President Donald Trump and his administration have received pushback from several Democratic state leaders, including Gov. Phil Murphy, on a move to restrict Title X-funded health providers from referring patients for abortion.
Murphy and 13 other Democratic governors penned a joint letter to U.S. Department of Health and Human Services Secretary Alex Azar expressing their disagreement with proposed changes to Title X, the only federal grant program dedicated solely to supporting family planning and related preventive health care.
The Health and Human Services Department proposed new regulations for the Title X program last month that would change what providers and organizations could and could not do if they receive federal funding.
The regulations would no longer require health providers to give abortion counseling and referral — in fact, it would “prohibit referral for abortion as a method of family planning.”
An exception would be for women who have already decided on abortion.
The proposal also would require a clear financial and physical separation between Title X-funded programs and facilities where abortions are performed. This separation would “ensure that taxpayers do not indirectly fund abortions,” according to a May 18 statement from the White House.
Members of anti-abortion organizations such as New Jersey Right to Life have championed stricter guidelines for family planning funding, especially concerning organizations such as Planned Parenthood, that provide health education, preventive care, treatment and abortions.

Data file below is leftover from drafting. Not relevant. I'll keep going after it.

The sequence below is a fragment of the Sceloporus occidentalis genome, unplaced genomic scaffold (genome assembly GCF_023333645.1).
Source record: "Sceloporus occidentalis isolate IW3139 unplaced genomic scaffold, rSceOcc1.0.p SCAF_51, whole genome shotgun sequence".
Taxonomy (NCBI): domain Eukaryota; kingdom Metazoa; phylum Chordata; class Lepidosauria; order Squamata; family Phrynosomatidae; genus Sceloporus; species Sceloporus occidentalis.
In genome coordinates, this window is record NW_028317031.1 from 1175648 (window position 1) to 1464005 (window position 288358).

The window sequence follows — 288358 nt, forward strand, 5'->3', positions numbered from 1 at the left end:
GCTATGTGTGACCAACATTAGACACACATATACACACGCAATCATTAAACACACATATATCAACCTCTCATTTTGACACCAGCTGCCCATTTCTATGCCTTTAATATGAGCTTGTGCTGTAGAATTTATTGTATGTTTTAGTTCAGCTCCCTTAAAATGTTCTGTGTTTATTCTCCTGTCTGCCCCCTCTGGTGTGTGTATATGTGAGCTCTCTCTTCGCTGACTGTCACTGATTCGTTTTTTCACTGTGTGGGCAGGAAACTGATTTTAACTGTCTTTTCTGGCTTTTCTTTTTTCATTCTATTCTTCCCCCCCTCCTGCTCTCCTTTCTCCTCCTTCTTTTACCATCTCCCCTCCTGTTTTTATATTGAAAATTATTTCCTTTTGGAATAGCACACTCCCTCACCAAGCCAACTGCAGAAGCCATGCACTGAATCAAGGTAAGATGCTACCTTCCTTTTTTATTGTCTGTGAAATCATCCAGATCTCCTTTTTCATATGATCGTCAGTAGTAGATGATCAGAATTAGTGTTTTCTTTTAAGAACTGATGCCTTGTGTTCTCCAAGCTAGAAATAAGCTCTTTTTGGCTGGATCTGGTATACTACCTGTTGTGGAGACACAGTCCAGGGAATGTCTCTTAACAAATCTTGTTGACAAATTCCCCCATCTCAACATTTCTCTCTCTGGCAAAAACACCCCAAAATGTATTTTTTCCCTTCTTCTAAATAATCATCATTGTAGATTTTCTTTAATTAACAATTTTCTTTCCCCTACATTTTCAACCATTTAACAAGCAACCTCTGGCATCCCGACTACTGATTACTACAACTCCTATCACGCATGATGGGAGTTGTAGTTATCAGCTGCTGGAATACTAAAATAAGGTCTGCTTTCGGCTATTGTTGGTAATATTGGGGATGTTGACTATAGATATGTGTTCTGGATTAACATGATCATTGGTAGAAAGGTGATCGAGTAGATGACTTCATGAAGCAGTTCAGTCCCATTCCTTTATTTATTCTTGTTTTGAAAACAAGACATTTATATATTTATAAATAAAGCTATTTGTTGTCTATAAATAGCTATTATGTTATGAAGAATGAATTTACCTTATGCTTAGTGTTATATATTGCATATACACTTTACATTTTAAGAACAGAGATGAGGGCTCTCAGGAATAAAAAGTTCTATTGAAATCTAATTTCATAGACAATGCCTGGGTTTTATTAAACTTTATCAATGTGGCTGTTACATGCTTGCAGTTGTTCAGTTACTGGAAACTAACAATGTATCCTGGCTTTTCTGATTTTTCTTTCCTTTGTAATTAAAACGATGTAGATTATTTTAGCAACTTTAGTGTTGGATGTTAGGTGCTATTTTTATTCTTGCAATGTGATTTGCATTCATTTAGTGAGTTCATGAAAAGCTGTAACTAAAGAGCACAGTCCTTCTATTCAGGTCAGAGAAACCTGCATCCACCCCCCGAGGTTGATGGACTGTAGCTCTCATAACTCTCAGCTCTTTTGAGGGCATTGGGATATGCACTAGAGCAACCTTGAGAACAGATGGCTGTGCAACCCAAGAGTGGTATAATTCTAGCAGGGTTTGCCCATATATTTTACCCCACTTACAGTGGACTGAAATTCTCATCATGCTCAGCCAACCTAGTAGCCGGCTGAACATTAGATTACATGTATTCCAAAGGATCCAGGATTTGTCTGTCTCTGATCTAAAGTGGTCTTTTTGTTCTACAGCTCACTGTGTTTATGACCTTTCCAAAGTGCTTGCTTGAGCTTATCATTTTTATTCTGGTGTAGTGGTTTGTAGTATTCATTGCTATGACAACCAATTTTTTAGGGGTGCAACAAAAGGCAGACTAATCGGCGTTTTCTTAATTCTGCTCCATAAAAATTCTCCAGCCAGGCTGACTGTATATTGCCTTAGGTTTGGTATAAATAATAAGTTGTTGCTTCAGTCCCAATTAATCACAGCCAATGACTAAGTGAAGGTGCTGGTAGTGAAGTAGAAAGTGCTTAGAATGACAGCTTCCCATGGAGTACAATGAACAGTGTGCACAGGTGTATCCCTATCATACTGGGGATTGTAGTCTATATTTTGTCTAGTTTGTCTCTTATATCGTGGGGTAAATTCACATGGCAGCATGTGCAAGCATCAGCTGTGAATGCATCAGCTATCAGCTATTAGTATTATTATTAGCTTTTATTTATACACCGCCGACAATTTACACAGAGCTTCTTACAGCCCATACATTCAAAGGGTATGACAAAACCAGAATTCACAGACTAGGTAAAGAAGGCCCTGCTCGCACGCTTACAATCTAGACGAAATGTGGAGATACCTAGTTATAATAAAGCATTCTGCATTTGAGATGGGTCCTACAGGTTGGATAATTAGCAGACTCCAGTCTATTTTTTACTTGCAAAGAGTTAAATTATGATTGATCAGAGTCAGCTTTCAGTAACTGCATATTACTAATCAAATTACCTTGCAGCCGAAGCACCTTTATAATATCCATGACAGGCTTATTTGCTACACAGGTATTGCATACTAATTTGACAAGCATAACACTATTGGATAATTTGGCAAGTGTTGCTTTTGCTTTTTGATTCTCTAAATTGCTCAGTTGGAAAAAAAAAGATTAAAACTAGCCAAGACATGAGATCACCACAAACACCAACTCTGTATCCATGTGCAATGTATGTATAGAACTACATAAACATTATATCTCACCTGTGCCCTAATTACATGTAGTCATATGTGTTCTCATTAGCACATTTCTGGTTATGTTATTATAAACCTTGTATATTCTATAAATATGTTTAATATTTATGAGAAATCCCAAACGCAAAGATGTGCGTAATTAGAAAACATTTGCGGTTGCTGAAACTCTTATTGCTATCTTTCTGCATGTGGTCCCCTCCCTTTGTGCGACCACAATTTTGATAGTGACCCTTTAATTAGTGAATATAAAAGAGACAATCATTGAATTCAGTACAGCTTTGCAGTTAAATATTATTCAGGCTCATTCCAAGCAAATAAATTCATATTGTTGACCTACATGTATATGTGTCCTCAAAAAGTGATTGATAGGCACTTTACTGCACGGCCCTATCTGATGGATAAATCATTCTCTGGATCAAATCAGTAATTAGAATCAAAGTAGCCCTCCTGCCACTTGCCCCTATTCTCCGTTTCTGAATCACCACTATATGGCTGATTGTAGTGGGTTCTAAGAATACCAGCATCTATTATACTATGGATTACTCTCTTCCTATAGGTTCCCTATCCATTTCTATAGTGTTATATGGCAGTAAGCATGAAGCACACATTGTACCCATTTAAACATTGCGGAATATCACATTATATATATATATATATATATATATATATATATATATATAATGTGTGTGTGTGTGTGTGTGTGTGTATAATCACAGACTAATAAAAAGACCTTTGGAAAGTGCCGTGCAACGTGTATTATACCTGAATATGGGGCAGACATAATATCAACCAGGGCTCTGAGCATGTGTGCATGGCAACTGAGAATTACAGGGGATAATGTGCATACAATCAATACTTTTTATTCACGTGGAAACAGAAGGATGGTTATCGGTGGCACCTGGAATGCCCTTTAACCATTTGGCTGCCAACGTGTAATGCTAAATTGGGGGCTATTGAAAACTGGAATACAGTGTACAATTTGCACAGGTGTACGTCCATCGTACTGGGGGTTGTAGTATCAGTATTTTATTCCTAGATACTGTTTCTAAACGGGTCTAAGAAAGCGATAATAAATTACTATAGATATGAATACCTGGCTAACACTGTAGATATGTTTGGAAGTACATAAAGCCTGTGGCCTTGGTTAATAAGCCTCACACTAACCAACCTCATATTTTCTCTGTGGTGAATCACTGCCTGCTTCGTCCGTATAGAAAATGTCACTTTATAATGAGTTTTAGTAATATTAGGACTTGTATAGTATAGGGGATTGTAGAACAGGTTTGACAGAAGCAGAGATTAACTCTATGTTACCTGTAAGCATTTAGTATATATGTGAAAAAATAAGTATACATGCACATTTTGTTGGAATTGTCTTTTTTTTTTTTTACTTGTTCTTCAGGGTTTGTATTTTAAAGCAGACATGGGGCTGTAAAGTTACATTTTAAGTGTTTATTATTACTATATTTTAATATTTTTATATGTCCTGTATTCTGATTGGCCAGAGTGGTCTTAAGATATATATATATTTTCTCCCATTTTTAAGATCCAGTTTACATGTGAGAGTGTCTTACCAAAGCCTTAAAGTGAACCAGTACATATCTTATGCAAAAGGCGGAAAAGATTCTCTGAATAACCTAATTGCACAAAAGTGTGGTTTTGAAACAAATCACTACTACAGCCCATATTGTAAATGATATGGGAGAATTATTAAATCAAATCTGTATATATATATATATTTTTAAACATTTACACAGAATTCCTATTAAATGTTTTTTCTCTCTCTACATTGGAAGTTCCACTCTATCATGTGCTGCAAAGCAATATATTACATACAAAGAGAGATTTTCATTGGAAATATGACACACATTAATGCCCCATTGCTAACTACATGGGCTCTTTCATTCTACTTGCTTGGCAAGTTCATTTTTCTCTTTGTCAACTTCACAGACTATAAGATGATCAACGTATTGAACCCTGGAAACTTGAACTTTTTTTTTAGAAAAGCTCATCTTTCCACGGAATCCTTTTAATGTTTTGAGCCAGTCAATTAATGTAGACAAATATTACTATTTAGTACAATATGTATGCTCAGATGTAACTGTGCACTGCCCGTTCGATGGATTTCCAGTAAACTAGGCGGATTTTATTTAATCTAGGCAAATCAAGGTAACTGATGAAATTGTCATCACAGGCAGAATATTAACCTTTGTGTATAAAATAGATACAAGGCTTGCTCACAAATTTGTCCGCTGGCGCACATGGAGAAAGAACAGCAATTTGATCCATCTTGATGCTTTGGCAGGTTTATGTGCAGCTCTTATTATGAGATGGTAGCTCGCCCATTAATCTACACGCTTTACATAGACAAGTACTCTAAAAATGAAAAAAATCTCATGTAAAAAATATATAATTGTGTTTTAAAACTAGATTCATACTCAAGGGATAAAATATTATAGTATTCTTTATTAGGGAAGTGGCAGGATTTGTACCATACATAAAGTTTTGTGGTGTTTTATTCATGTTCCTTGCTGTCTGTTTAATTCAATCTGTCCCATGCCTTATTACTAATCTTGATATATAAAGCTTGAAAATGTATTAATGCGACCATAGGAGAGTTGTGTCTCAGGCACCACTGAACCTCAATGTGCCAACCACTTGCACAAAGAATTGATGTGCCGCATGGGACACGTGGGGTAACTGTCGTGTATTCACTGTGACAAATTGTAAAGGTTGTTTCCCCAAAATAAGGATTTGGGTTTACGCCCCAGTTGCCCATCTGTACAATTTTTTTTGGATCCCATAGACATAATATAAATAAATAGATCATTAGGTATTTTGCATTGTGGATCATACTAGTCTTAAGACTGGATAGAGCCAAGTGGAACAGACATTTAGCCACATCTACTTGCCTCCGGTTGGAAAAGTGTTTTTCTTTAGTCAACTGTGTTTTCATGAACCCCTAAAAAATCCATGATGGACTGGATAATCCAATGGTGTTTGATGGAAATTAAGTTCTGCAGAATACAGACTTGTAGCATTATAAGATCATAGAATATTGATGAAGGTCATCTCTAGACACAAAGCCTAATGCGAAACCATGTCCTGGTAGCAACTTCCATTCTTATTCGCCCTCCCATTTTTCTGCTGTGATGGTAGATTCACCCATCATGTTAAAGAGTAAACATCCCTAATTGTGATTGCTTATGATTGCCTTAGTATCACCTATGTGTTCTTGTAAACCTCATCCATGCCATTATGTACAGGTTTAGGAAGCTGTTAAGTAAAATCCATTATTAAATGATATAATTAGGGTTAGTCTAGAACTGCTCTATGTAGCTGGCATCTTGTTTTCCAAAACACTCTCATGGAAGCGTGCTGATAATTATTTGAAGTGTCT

The 1976 Hyde Amendment already prevents federal dollars from being used for abortion services, but does not prohibit funding from going to organizations for other services.
A similar rule to the current proposal was made in 1988 under the President Ronald Reagan’s administration, which created a so-called “gag-rule” that prohibited funded providers from using any kind of mention of abortion.
The rule was caught up in court battles that lasted several years until the U.S. Supreme Court upheld the rule, but by the time it was set to go into effect, President Bill Clinton, a Democrat, was elected and the rule was eliminated.
Murphy and other governors stated in their letter to Azar they are concerned with the Trump administration’s plan to “undermine women’s health” and that the new proposal would “upend decades of bipartisan cooperation, taking away women’s health care through trusted medical providers like Planned Parenthood.”
The governors wrote if the rule is adopted, they would consider legal action to block it from going into effect.